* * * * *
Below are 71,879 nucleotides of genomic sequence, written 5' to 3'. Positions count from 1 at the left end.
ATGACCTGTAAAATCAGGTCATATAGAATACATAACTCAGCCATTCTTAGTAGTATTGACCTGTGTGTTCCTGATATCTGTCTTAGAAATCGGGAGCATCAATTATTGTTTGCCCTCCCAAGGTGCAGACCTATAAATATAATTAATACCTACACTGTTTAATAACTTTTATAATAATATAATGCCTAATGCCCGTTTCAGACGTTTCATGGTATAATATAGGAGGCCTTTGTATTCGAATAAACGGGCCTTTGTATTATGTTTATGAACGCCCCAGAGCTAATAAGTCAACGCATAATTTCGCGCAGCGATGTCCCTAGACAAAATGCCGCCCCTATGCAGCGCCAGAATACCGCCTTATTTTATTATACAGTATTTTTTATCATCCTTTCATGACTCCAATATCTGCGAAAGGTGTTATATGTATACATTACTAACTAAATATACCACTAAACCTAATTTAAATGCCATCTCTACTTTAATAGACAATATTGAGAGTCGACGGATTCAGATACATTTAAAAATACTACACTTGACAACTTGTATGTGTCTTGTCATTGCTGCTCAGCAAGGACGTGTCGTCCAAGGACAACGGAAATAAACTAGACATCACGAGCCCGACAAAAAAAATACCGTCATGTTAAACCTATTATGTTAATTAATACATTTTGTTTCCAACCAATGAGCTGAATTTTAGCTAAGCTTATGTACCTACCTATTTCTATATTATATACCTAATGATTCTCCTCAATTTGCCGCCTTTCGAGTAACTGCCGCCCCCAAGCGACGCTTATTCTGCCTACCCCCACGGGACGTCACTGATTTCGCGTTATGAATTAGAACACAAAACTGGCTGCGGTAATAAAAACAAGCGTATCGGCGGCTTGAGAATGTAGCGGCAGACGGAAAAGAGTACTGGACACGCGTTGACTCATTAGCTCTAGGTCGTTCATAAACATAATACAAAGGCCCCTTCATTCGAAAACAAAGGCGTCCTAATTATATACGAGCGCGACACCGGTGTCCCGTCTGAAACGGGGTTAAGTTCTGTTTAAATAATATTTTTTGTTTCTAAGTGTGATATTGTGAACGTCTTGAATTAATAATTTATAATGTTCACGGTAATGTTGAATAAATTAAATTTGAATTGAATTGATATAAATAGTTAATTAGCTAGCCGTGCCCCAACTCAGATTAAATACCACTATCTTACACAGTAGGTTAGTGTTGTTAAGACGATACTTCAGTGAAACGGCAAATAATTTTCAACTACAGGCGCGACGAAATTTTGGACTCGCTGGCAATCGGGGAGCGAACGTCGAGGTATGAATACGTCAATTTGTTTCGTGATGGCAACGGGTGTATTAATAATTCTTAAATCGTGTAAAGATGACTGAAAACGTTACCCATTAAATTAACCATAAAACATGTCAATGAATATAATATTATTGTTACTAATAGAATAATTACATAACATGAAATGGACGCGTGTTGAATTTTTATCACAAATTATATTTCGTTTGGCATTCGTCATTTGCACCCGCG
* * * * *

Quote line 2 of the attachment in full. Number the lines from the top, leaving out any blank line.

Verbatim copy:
ATGACCTGTAAAATCAGGTCATATAGAATACATAACTCAGCCATTCTTAGTAGTATTGACCTGTGTGTTCCTGATATCTGTCTTAGAAATCGGGAGCATCAATTATTGTTTGCCCTCCCAAGGTGCAGACCTATAAATATAATTAATACCTACACTGTTTAATAACTTTTATAATAATATAATGCCTAATGCCCGTTTCAGACGTTTCATGGTATAATATAGGAGGCCTTTGTATTCGAATAAACGGGCCTTTGTATTATGTTTATGAACGCCCCAGAGCTAATAAGTCAACGCATAATTTCGCGCAGCGATGTCCCTAGACAAAATGCCGCCCCTATGCAGCGCCAGAATACCGCCTTATTTTATTATACAGTATTTTTTATCATCCTTTCATGACTCCAATATCTGCGAAAGGTGTTATATGTATACATTACTAACTAAATATACCACTAAACCTAATTTAAATGCCATCTCTACTTTAATAGACAATATTGAGAGTCGACGGATTCAGATACATTTAAAAATACTACACTTGACAACTTGTATGTGTCTTGTCATTGCTGCTCAGCAAGGACGTGTCGTCCAAGGACAACGGAAATAAACTAGACATCACGAGCCCGACAAAAAAAATACCGTCATGTTAAACCTATTATGTTAATTAATACATTTTGTTTCCAACCAATGAGCTGAATTTTAGCTAAGCTTATGTACCTACCTATTTCTATATTATATACCTAATGATTCTCCTCAATTTGCCGCCTTTCGAGTAACTGCCGCCCCCAAGCGACGCTTATTCTGCCTACCCCCACGGGACGTCACTGATTTCGCGTTATGAATTAGAACACAAAACTGGCTGCGGTAATAAAAACAAGCGTATCGGCGGCTTGAGAATGTAGCGGCAGACGGAAAAGAGTACTGGACACGCGTTGACTCATTAGCTCTAGGTCGTTCATAAACATAATACAAAGGCCCCTTCATTCGAAAACAAAGGCGTCCTAATTATATACGAGCGCGACACCGGTGTCCCGTCTGAAACGGGGTTAAGTTCTGTTTAAATAATATTTTTTGTTTCTAAGTGTGATATTGTGAACGTCTTGAATTAATAATTTATAATGTTCACGGTAATGTTGAATAAATTAAATTTGAATTGAATTGATATAAATAGTTAATTAGCTAGCCGTGCCCCAACTCAGATTAAATACCACTATCTTACACAGTAGGTTAGTGTTGTTAAGACGATACTTCAGTGAAACGGCAAATAATTTTCAACTACAGGCGCGACGAAATTTTGGACTCGCTGGCAATCGGGGAGCGAACGTCGAGGTATGAATACGTCAATTTGTTTCGTGATGGCAACGGGTGTATTAATAATTCTTAAATCGTGTAAAGATGACTGAAAACGTTACCCATTAAATTAACCATAAAACATGTCAATGAATATAATATTATTGTTACTAATAGAATAATTACATAACATGAAATGGACGCGTGTTGAATTTTTATCACAAATTATATTTCGTTTGGCATTCGTCATTTGCACCCGCG